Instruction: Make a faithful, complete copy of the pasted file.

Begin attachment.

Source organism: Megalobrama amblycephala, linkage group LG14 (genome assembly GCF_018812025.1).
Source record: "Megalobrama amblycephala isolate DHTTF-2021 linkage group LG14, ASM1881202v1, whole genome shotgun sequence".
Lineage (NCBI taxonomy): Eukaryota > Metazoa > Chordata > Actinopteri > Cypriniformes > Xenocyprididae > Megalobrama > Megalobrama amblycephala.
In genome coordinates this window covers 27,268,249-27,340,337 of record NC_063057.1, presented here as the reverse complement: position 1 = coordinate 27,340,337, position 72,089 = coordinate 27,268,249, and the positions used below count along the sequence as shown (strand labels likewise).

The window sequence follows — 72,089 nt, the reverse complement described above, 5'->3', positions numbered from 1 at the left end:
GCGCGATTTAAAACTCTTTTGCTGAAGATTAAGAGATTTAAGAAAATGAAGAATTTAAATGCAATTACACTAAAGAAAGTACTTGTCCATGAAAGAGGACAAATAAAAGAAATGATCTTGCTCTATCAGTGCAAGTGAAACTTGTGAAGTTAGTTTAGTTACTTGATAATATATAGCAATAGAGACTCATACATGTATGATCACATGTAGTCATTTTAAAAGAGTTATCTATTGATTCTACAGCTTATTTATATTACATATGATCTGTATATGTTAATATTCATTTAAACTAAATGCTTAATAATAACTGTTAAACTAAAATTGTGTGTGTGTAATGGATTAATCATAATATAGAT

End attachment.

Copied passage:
Source organism: Megalobrama amblycephala, linkage group LG14 (genome assembly GCF_018812025.1).
Source record: "Megalobrama amblycephala isolate DHTTF-2021 linkage group LG14, ASM1881202v1, whole genome shotgun sequence".
Lineage (NCBI taxonomy): Eukaryota > Metazoa > Chordata > Actinopteri > Cypriniformes > Xenocyprididae > Megalobrama > Megalobrama amblycephala.
In genome coordinates this window covers 27,268,249-27,340,337 of record NC_063057.1, presented here as the reverse complement: position 1 = coordinate 27,340,337, position 72,089 = coordinate 27,268,249, and the positions used below count along the sequence as shown (strand labels likewise).

The window sequence follows — 72,089 nt, the reverse complement described above, 5'->3', positions numbered from 1 at the left end:
GCGCGATTTAAAACTCTTTTGCTGAAGATTAAGAGATTTAAGAAAATGAAGAATTTAAATGCAATTACACTAAAGAAAGTACTTGTCCATGAAAGAGGACAAATAAAAGAAATGATCTTGCTCTATCAGTGCAAGTGAAACTTGTGAAGTTAGTTTAGTTACTTGATAATATATAGCAATAGAGACTCATACATGTATGATCACATGTAGTCATTTTAAAAGAGTTATCTATTGATTCTACAGCTTATTTATATTACATATGATCTGTATATGTTAATATTCATTTAAACTAAATGCTTAATAATAACTGTTAAACTAAAATTGTGTGTGTGTAATGGATTAATCATAATATAGAT